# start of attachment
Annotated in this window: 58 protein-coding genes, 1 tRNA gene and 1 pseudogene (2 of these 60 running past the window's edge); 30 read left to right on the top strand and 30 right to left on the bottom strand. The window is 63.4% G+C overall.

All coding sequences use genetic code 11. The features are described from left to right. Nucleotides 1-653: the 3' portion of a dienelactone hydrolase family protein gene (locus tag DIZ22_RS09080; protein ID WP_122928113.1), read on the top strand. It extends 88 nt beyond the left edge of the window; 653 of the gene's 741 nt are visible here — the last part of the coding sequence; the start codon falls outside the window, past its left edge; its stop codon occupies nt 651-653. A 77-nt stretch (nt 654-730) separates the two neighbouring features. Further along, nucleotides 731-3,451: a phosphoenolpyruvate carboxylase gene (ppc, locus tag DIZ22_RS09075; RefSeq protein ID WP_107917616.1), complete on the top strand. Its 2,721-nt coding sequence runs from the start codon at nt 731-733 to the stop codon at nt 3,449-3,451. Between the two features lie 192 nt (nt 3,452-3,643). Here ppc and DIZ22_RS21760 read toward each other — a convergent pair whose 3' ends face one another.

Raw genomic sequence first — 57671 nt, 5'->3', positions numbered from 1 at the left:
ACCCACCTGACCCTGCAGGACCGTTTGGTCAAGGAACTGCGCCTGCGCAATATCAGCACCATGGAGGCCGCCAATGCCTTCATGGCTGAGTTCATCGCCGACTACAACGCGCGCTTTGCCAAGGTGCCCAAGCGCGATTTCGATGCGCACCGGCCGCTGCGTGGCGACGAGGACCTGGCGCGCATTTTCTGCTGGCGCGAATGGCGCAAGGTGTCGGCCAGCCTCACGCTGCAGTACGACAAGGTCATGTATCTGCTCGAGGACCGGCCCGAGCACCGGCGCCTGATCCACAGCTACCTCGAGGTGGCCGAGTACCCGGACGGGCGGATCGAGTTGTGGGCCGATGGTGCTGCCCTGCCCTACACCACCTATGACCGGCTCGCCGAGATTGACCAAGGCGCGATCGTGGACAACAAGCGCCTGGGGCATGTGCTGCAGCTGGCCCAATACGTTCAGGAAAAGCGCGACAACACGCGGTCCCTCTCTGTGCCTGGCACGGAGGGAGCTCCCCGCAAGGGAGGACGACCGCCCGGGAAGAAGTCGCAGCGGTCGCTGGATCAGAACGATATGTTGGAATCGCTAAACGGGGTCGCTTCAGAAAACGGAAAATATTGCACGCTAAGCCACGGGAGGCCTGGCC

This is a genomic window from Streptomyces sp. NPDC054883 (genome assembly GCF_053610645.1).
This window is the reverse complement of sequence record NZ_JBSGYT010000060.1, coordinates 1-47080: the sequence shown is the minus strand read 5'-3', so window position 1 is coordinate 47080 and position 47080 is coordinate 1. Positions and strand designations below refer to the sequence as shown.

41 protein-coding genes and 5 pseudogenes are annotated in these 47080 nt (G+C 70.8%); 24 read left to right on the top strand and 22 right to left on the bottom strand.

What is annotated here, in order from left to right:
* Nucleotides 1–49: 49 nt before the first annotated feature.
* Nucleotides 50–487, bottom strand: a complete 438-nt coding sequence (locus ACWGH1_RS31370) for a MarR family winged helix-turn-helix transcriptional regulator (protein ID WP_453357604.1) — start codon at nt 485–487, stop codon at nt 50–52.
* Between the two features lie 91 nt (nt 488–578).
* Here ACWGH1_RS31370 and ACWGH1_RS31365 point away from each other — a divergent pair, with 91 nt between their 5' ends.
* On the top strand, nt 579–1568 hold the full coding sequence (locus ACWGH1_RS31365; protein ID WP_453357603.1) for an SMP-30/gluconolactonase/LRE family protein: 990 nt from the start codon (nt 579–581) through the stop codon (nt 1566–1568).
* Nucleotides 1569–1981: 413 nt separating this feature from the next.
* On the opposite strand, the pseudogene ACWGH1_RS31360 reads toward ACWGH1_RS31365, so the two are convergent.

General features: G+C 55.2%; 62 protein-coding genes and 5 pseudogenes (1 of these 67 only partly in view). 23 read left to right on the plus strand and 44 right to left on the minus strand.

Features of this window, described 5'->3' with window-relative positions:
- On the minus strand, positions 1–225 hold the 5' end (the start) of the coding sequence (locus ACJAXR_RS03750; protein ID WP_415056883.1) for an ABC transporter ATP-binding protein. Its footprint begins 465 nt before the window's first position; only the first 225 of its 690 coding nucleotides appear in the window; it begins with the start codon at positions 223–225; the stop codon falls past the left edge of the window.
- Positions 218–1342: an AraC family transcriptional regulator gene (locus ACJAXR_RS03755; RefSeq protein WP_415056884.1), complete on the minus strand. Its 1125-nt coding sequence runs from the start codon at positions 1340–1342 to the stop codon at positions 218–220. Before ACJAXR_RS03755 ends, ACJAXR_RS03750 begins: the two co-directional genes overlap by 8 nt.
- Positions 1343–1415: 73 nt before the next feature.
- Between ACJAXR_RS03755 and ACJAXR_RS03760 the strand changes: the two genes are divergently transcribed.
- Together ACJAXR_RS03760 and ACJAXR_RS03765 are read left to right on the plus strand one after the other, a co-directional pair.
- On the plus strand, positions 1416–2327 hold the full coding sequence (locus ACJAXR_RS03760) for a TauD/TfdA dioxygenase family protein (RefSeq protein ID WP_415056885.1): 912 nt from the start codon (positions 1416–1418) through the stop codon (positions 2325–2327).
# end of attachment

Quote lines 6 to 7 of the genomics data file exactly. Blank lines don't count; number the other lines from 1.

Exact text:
This window is the reverse complement of sequence record NZ_JBSGYT010000060.1, coordinates 1-47080: the sequence shown is the minus strand read 5'-3', so window position 1 is coordinate 47080 and position 47080 is coordinate 1. Positions and strand designations below refer to the sequence as shown.

41 protein-coding genes and 5 pseudogenes are annotated in these 47080 nt (G+C 70.8%); 24 read left to right on the top strand and 22 right to left on the bottom strand.